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— Wood Newton left his Calhoun County home of Hampton and made a career out of writing songs in Nashville, Tenn., including “Bobbie Sue” for the Oak Ridge Boys, “Midnight Hauler” for Razzy Bailey, “What I Didn’t Do” and “I Can See Arkansas” for Steve Wariner and “Riding With Private Malone” for David Ball.

Newton has now come up with an idea fit for a museum - songs and stories with a Civil War setting, combined with photos taken during the war of battles and the soldiers who fought in them.

“I have a friend, Daniel Johnson, who is a professor at Columbia State Community College in Tennessee,” Newton says, “and he has a lot of experience in theater, so we came up with some dialogue and some songs. And it’s really all about the songs, and what they meant to the soldiers who were fighting the war on both sides. We call it a celebration of the music of the American Civil War.”

Newton and Johnson first staged their show Nov. 3 at Johnson’s college in Columbia, Tenn., and then took the show to Jackson State Community College in Jackson, Tenn., in April. The Little Rock Old State House performance will be the show’s fourth production.

Newton portrays Pvt. Sam R. Watkins, a Confederate soldier, and Johnson takes on the role of Sgt. James Landon of the Union army. They recruited others: Odessa Settles, daughter of a member of The Fairfield Four; guitarist Jim Sales, who has played with Vern Gosdin and wrote the country parody, “She Thinks I Steal Cars”; and Alan O’Bryant, who once played banjo with Bill Monroe and later formed The Nashville Bluegrass Band. Laura Mc-Ghee, a Scottish fiddler, is the newest cast member.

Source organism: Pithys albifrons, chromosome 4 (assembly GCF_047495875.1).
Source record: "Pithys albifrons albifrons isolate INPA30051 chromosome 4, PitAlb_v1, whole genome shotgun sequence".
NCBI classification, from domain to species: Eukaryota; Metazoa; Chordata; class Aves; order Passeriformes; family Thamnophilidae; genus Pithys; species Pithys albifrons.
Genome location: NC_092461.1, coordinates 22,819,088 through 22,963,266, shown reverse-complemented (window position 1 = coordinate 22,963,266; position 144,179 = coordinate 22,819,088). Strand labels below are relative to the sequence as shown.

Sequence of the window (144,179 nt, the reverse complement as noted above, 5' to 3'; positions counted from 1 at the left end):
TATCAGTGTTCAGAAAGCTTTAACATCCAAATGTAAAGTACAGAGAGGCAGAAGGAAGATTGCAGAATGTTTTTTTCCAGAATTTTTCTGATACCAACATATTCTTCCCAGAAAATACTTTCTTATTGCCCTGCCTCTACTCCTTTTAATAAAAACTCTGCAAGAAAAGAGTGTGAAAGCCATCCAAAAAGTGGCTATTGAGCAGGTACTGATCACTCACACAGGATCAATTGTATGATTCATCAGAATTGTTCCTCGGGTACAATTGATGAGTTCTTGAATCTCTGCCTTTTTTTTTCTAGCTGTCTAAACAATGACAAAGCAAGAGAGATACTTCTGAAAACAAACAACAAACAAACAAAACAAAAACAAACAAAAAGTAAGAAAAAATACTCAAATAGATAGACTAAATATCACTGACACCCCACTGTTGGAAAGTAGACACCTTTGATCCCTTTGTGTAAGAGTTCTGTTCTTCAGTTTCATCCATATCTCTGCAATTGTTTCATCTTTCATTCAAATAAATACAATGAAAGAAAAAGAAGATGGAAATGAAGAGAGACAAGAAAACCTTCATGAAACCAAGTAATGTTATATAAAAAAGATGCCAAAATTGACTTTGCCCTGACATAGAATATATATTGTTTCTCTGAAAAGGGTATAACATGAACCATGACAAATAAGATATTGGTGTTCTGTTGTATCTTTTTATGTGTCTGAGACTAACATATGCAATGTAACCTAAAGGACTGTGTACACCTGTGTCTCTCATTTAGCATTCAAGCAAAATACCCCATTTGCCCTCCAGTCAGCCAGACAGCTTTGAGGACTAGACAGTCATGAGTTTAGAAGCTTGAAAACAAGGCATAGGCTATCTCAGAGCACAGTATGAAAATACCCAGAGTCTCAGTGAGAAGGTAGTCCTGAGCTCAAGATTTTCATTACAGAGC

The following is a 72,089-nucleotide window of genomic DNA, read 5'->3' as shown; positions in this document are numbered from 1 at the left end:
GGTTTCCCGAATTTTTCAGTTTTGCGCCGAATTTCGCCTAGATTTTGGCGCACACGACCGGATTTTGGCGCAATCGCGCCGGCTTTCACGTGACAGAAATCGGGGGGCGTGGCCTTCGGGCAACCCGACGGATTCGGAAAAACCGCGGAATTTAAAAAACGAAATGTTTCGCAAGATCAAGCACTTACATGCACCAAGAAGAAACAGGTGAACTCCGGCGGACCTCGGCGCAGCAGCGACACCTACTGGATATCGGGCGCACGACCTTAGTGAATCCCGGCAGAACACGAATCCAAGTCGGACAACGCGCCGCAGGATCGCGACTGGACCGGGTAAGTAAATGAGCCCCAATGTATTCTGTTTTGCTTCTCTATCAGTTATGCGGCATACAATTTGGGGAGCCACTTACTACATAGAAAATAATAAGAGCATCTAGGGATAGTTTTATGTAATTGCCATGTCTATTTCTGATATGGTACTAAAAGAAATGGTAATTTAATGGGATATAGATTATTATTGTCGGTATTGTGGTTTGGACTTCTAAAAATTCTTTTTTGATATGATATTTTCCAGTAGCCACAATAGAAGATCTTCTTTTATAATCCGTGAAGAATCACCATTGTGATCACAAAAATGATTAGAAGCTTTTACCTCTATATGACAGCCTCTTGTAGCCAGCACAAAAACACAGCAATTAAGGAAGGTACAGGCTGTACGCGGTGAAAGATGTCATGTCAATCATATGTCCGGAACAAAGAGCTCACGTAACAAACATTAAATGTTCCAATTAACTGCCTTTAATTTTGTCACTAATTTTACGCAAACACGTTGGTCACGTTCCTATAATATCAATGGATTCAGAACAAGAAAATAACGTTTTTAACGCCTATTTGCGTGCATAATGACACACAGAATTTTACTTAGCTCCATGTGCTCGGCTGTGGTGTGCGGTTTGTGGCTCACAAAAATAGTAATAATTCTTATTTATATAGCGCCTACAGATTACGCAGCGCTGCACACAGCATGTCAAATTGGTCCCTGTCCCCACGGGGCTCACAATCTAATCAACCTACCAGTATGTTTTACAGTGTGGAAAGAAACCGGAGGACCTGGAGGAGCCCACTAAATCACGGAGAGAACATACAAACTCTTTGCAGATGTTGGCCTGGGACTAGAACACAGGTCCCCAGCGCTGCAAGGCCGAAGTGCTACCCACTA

Newton’s character, Pvt. Watkins, wrote a heralded memoir of the war, Company Aytch: Or, a Side Show of theBig Show, after he was one of few survivors of his company at war’s end.

“I went to his grave the day I wrote a song about him, ‘Undivided,’” Newton says.

The other songs in the show are “Dixie’s Land,” “We Are Coming Father Abraham,” “Taps,” “Goober Peas,” “The Yellow Rose of Texas,” “Aura Lea,” “Cross Over the River,” “The Battle Cry of Freedom,” “Just Before theBattle, Mother,” “When Dey Listed Colored Soldiers,” “The Battle Hymn of the Republic,” “Shiloh’s Hill,” “Home, Sweet Home,” “When Johnny Comes Marching Home,” “That Damned Ole Prison Camp” and “Amazing Grace.”

“I figure a lot of folks will be surprised to learn that ‘The Yellow Rose of Texas’ was a Civil War song,” Newton adds, “and the song ‘AuraLee’ has a melody that was later turned into Elvis Presley’s ‘Love Me Tender.’”

Newton describes the background of one of the songs, “Cross Over the River.”

“Gen. Stonewall Jackson’s final words were said to have been, ‘Let us cross over the river, and rest in the shade of the trees,’” he says.

Newton last made it home to Calhoun County for a local festival and he’s hoping to be back next spring for the next celebration.

Meanwhile, he’s celebrating having two songs in The Last Ride, a movie about Hank Williams that was filmed in Arkansas.

The Soldier’s Song

7 p.m. today, Old

State House, 300 W.

Markham St., Little


Admission: $10

(501) 324-9685, old

Weekend, Pages 35 on 09/13/2012

Print Headline: Marching home for concert


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